Along with the signs clearly posted on all public-fishing piers, the California Office of Environmental Health Hazard Assessment offers an easy-to-use website that breaks down recommended safe-serving quantities of species of sea animals. “Women ages 46 and older and men ages 18 and older should not eat Shiner Perch or Topsmelt,” explains the state’s guidelines site. “They may safely eat a maximum of seven total servings per week of Pile Perch or Rainbow Surfperch, or two total servings per week of Black Perch, Diamond Turbot, Round Stingray, Shovelnose Guitarfish, Spiny Lobster, or Spotted Turbot, or one serving per week of Barred Sand Bass, Pacific Chub Mackerel, sharks, Spotted Sand Bass, or Yellowfin Croaker.”

According to Talley, the large Pacific oysters now living on the boulders that make up the armored shoreline around the bay are listed as one serving per week, same for barred or spotted sand bass.

“Of course, there still are no human consumption guidelines for some of the contaminants we found in the shellfish, so recommended serving sizes may change as we learn more,” she says. “And we didn’t look at biological contaminants like bacterial loads.”

Before eating bay oysters from the bay, Dr. Talley advises, first doing a little homework by checking these sites: California Department of Fish and Wildlife’s Health Advisories and Closures for California Finfish, Shellfish and Crustaceans, as well as a website with current shellfish biotoxin advisories from California Department of Public Health and its newly unveiled map of shellfish advisories. Alternatively, call the department’s hotline at 800-553-4133.

They want us to just disappear

“I’m always on the water,” says commercial-fishing and small excursion fleet owner, Brian Kiyohara. “I love the bay. I love the ocean. But you know, although I wouldn’t say Coastkeeper and all these folks are against us or are our enemies, the overall perspective is they want guys like me out of the picture.”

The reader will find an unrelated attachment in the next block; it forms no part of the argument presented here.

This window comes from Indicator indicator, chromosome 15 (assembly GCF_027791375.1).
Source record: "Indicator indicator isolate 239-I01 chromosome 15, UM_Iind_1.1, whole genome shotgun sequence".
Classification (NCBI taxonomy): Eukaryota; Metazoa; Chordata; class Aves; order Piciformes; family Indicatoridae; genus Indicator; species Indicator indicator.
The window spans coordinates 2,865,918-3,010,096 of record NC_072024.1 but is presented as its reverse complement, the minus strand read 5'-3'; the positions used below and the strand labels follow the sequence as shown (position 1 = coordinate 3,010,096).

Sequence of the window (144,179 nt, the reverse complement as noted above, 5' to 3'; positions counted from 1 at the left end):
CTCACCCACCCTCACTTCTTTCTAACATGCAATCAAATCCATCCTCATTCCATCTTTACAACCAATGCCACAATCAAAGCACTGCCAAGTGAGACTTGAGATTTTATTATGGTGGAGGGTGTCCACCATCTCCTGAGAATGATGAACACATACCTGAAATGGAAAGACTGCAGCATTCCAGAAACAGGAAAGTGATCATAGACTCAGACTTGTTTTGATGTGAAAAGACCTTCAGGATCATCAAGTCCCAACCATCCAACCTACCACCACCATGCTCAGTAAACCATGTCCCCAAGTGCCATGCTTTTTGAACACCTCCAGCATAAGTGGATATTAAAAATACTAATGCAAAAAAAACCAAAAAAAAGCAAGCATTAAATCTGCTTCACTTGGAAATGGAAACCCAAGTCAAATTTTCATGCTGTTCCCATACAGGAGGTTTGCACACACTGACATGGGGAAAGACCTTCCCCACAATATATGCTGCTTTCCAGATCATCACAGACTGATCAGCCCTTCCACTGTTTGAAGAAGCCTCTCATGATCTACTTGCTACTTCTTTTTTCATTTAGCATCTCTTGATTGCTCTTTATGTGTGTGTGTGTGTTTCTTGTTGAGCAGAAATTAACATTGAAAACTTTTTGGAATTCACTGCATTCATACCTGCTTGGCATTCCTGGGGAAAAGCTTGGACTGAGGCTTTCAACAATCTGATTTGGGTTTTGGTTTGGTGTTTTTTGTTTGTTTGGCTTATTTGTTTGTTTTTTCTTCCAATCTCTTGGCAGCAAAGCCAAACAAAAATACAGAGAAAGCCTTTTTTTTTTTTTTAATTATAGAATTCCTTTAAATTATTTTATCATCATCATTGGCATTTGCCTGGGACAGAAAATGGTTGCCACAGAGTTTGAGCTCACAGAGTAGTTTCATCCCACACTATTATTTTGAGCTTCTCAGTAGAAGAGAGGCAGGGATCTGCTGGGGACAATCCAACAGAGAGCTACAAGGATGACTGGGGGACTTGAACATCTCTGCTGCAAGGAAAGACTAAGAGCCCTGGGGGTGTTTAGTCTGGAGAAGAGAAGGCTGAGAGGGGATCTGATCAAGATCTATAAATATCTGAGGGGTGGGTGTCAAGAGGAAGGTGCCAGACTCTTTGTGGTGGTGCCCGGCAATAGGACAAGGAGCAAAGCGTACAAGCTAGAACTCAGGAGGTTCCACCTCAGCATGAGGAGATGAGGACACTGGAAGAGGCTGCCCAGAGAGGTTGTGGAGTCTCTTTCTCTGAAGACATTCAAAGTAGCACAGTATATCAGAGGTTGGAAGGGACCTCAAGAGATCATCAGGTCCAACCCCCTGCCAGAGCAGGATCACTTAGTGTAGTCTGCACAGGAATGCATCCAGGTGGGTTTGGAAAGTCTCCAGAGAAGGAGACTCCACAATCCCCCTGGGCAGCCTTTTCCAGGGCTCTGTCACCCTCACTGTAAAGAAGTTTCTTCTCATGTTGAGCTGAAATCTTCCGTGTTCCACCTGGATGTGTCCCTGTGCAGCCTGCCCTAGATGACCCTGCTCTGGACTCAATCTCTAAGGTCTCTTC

Lament more than grievance characterizes Kiyohara’s voice. His American Anglers boats dock along San Diego Bay’s Point Loma Harbor near Scott Street.

“I’m the ultimate environmentalist, because the ocean is where I make my living. I’ll be the last one who’s going to pollute or overfish.”

Kiyohara feels attacked by efforts like (now shelved) Assembly Bill 3030, which would have doubled to about 30 percent California’s coastal waters that are off limits to commercial fishing. “Everybody who works out here on a daily basis is highly educated about their responsibilities,” he says. “We don’t fish on the bay. We go way out to sea.

“I see the Navy really getting on board too.”

Says Kiyohara, he and his seagoing colleagues feel sideswiped when they’re made the target of blame for all that troubles the planet’s waters. “Now you’ve got Leonardo DiCaprio out with this new documentary that basically says we should stop fishing and all become vegan.”

Stay out of the water

“Growing up in San Diego County, we were told to stay out of the water for 72 hours after each rainfall without fully understanding why,” Coastal Environmental Rights Foundation executive director Marco Gonzales said in a recent public statement.